Hot packs, food, a flashlight, and a first aid kit. If you're out at 2 in the morning in the middle of a desolated area such as the mountains in below freezing temperatures, your camera battery will die quicker. Rubber band hot packs around the battery housing to keep the battery warmer and thus keeping it alive longer. Hot packs would have let my finish my Mt. Hood exposure, I know it. Food is good because it will help keep you awake, pass the time, and hey, you might actually get hungry. I always forget a flashlight and I always say "Damnit! I knew i forgot something!" I don't think I need to explain why a first aid kit is a good idea, if you're out in the middle of nowhere and something happens, it helps to be at least somewhat prepared.
Now that we have all our gear in order and we're at our location, how the heck are we going to pull this off?!?!
This is how I do it, and like i said, your mileage may vary.
Set up my camera on my tripod, hook up my cable release, compose and focus. My camera has a "virtual horizon" so I can easily see if 'm level or not, if your camera doesn't have that, I suggest getting your hands on a bubble level that slips in your hot shoe. Also, I set my WB pretty cool to keep things looking like night, if it's too warm, you'll make it look like daylight. I start off at about 2500K. (if you don't know what color temperature the light sources are, I suggest learning that quick instead of using the daylight, cloudy, or shade WB's).
Now what about exposure, the important part right?
I start off my very first exposure at 30 seconds ISO 6400, f/8. If that doesn't give me an accurate exposure, then I adjust my ISO up or down. I'd rather do 30 seconds at 25600 then 2 minutes at 6400. If I still don't get a good exposure, Ill open up my aperture, if still under, THEN Ill adjust my shutter speed. It's just a test shot, it's going to be deleted anyway, so why the heck should I care if its noisy or not. Once I find out what my exposure is, I count down and crunch the numbers to whatever the exposure is at ISO 100 and f/8.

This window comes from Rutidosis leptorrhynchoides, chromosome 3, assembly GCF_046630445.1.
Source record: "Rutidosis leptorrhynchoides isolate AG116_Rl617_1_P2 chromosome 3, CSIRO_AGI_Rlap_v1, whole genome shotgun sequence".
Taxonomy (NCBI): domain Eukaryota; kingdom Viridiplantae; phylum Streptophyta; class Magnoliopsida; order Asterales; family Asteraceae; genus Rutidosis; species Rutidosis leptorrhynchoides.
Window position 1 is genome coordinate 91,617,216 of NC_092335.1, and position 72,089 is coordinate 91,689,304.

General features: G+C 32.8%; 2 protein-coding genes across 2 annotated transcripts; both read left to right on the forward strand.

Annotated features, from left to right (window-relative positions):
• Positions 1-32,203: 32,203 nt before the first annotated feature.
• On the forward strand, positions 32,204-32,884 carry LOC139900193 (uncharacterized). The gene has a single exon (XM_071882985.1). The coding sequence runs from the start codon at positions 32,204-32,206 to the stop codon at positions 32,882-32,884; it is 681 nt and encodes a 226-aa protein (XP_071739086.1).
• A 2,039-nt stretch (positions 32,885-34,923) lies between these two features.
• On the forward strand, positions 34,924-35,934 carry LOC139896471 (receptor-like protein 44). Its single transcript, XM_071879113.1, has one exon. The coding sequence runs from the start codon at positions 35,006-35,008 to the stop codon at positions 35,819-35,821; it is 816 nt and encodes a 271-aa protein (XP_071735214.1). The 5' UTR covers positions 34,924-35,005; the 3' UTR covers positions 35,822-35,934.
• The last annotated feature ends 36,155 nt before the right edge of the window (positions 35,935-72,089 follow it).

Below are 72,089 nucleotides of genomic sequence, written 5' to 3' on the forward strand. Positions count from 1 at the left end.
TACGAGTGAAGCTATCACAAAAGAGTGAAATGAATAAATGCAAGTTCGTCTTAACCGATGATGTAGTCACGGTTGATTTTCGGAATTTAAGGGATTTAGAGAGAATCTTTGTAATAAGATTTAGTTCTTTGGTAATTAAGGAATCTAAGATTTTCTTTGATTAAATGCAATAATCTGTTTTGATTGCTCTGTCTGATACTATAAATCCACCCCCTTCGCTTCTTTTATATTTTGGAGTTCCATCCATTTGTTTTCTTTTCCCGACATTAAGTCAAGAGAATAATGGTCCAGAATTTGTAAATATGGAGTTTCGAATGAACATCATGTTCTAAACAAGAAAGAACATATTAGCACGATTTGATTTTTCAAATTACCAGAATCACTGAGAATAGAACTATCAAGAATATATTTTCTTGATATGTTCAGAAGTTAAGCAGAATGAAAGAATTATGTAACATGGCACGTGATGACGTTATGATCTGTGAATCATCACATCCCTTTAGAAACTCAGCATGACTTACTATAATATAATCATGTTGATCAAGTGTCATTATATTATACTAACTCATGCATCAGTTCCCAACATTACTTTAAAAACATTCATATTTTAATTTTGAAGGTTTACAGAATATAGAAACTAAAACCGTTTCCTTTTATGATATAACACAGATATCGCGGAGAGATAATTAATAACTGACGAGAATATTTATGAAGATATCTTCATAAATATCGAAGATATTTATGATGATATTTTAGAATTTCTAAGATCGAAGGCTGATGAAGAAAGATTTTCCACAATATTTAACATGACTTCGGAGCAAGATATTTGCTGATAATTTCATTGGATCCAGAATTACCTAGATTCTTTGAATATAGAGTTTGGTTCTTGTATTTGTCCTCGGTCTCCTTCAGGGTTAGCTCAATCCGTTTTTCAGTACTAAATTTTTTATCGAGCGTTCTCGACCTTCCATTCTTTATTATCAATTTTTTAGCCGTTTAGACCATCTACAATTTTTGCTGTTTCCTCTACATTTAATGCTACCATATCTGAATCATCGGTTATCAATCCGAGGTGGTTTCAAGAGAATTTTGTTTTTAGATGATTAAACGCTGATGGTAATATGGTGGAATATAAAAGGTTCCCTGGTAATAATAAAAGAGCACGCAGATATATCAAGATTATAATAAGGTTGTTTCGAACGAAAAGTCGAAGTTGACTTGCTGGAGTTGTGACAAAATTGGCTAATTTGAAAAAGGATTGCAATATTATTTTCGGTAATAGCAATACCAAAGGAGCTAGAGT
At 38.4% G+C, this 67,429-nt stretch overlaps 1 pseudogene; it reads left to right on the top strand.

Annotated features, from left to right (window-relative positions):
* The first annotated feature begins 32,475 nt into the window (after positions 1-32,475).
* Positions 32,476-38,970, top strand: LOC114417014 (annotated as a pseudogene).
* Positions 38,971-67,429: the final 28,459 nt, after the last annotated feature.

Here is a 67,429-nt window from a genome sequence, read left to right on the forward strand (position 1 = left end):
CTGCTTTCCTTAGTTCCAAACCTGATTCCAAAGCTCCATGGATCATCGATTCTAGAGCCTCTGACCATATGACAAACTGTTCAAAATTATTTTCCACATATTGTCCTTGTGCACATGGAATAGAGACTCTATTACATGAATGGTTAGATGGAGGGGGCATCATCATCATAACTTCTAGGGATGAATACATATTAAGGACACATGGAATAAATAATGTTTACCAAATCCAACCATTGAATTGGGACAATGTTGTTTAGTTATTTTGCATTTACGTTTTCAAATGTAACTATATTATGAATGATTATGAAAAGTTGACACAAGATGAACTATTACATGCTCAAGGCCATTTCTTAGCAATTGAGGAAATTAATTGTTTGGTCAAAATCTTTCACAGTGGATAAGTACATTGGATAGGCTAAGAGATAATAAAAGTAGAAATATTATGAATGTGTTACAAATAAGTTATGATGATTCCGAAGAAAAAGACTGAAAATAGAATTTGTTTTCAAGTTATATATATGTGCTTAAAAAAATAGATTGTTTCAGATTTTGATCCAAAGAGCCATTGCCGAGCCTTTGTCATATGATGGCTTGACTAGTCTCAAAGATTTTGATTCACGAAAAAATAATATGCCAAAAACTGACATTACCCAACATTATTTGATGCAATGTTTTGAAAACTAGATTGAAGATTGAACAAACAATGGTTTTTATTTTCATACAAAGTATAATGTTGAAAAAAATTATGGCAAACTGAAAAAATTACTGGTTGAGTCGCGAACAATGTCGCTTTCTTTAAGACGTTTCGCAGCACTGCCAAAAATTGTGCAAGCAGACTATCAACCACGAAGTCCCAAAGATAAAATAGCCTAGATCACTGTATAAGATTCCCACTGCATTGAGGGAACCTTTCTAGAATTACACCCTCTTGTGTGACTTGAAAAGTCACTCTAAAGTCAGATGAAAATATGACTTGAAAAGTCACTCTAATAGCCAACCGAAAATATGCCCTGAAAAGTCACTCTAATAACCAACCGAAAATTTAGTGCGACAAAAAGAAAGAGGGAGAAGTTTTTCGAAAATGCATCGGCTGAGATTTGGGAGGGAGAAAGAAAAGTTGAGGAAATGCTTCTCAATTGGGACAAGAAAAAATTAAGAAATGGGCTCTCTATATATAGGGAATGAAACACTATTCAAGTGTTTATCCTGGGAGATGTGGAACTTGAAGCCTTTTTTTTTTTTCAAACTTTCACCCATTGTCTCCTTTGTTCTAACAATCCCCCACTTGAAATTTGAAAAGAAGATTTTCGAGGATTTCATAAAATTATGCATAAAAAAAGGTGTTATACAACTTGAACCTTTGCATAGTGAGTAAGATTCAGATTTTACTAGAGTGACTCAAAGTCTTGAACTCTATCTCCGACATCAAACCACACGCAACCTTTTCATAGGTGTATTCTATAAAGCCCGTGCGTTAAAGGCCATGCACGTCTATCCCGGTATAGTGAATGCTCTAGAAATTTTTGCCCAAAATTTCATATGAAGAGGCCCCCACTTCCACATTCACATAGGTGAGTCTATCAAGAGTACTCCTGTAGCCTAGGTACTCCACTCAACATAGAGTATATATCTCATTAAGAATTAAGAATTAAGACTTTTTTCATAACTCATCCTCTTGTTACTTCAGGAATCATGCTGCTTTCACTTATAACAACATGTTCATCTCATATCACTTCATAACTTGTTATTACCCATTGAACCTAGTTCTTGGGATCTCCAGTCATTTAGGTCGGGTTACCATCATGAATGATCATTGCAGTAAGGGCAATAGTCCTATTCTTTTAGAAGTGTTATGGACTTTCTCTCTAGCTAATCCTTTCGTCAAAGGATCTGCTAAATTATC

Why f/8 you might ask? because it's your lens's sharpest aperture without being diffraction limited no matter what camera you're shooting, and 98% of the time, gives you enough DOF.
So, if my test shot is 30 seconds, f/8, ISO 12800, what is my final exposure going to be?
Lets bring down the ISO..
30 sec/ISO 12800
1 min/ISO 6400
2 min/ISO 3200
4 min/ISO 1600
8 min/ISO 800
16 min/ISO 400
32 min/ISO 200
1 hour/ISO 100
OY VEY! 1 HOUR!! What the hell am I going to do for an hour!! good thing I brought a friend over to chat and shoot with
Now, you might have to do something called "Long Exposure Noise Reduction" If you shoot Nikon and are using a D3, D3x, or D700, I'd go so far as to say you can skip this if your exposure is under 45 minutes. Nikon's full frame bodies are flat-out incredible when it comes to amp noise. The Mt. Hood shot was 1 hour without LENR (long exposure noise reduction), and it's pretty dang clean.
If you shoot Nikon and DON'T use a D3, D3x, or D700, then you MUST use LENR, otherwise, youre images will be riddled with noise and/or even worse, you'll get amp noise which looks like purple/magenta clouds in the sides and corners of the frame. My D70 was atrocious at this, anything over 2 minutes even at ISO 200 was completely worthless without it.
LENR is great, except for one thing. The way it works is that it takes another exposure for the same length of time then subtracts the noise pattern from the exposed image. So, if you have a 20 minute exposure, you've got 20 minutes of LENR, meaning you need to wait 40 minutes to see if you got the picture right (or wrong). Bummer. Also, ambient temperature affects noise in long exposures, so when your camera is doing LENR, you need to make sure that you leave your camera alone so it can be in the same temperature as your exposure was, that way the subtraction will be as accurate as possible.
So, as long as you're on a stable tripod, focused, composed correctly, using a cable release and are patient enough, you'll get awesome results from your digital camera. One great thing about digital is that reciprocity failure doesn't exist on it! If it did, you'd have to at least double your exposure! No way!
Good luck, and happy shooting!!
incredible photos and great info can you do LENR with a nikon D40 im kinda new to using it